In Memoriam: The Most Reverend Michael Peers

The Most Reverend Michael Geoffrey Peers, a Primate of the Anglican Church of Canada, passed away on July 27, 2023. He was ordained in 1960. He served the Anglican Church as university chaplain, parish priest, Dean of Qu’Appelle, Bishop of the Diocese of Qu’Appelle, and Metropolitan of the Province of Rupert’s Land. He was elected to the office of Primate in 1986.

Michael Geoffrey Peers ’59, M.Div ’78 is an esteemed alumnus of Trinity College. At one point Michael turned away from the church. What drew him back was the knowledge that you could still be a person of faith alongside intellectual discernment. What followed for Michael was a life committed to building justice and reconciliation.

I first met Archbishop Peers in 1980. It was the year I should have graduated from Trinity Divinity. The three women in our year all chose to walk away for several reasons, not the least of which was how difficult it was to find a sponsoring Bishop. That year the General Synod was being held in Peterborough. I arranged an interview with Michael and was treated with dignity and respect. He said that he would, “take a chance on me” but that he had no opportunities at the moment. During my time at Trinity, there were a few Bishops who were critical of Trinity’s preparation of clergy, but Michael was one of the Bishops who felt confident in students from Trinity.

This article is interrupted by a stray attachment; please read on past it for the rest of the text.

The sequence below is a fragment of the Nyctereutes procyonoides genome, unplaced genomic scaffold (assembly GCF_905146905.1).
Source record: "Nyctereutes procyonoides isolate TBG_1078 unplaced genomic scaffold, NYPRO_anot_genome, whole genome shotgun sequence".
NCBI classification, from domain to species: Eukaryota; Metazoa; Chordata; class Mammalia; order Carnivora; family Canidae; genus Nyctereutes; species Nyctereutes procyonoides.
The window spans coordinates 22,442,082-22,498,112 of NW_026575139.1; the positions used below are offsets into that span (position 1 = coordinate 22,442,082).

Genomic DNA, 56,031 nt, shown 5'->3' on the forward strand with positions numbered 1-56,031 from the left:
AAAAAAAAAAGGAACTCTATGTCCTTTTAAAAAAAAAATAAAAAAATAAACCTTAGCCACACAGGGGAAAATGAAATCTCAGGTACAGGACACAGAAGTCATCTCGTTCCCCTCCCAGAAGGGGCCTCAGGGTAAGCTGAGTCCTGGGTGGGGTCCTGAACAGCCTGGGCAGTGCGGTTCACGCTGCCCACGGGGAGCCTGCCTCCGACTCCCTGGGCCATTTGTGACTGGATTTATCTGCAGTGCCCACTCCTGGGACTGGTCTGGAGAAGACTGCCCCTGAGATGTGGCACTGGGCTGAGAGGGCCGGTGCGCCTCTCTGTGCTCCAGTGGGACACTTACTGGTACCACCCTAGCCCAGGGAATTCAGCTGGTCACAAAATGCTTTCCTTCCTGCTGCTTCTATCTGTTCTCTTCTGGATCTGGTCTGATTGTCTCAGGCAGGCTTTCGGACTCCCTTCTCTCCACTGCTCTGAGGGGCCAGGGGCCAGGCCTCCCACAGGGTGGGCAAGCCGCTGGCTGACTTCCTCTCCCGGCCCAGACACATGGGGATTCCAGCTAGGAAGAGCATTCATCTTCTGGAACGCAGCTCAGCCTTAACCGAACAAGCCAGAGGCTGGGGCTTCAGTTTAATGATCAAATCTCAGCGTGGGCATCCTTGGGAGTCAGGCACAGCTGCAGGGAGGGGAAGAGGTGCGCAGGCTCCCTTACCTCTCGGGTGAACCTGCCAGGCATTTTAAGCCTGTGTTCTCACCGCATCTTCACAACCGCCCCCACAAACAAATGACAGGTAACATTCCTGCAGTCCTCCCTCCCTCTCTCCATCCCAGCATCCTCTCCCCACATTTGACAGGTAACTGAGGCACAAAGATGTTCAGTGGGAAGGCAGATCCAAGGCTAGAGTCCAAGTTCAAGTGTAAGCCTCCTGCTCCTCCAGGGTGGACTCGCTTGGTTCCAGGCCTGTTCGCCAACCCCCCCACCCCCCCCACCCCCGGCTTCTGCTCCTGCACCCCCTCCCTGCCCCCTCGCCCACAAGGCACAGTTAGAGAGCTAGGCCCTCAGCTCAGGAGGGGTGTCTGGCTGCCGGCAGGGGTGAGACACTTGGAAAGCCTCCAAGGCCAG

Eventually, after working as a lay chaplain at McMaster, I was ordained by Michael in 1982 and finally graduated from Trinity in 1983. I began my adventure in the Diocese of Qu’Appelle not knowing anyone in Saskatchewan except Michael Peers. He was an amazing Bishop who listened carefully to everyone, knew people by name and supported a diversity of leadership among clergy and laity. The Ministry on the Prairies required doing much with fewer resources. Michael encouraged creativity and brought the best out of leaders. It is telling that the first Primates were elected from the West.

Archbishop Michael always acted with his complete attention and respect, whether on a ranch in Loverna, among Indigenous and Inuit people, at Church House in Toronto or the many International gatherings. He did not avoid any of the issues facing the church or the world. Michael’s voice was prophetic. He was the only non- Indigenous person at the Sacred Circle where he offered an apology long before any other leaders. When General Synod struggled with a statement on human rights, Michael used his power of concurrence to keep the justice issue on the table. Who can forget Michael and Telmor Sartison dancing together in celebration of Anglican/Lutheran full communion.

I remember a powerful moment at a General Synod when Michael stepped down from his seat as chair to join a line at the microphone. The debate was about human sexuality and he chose to speak as a member not as chair. He made reference to the words of the prophets written on the subway walls, lyrics in a Simon and Garfunkel song., saying “At Carleton the sign said, we have names for lesbians, gays and bisexuals: co-worker, classmate, professor, roommate, friend.” There are so many memories and so many great stories, so many prophetic words and actions.

I had the deep privilege of being close to Michael, Dorothy and their family. Their home was always a gathering place for food, friendship and amazing conversation. Dorothy and Michael supported many international students offering a home and support. Archbishop Michael Peers was a master of many languages, and he used that ability to draw people together from around the world. He truly made a place for everyone at the table.

May he rest in peace and rise in glory.


—-The Rev. Canon Helena Houldcroft ’83



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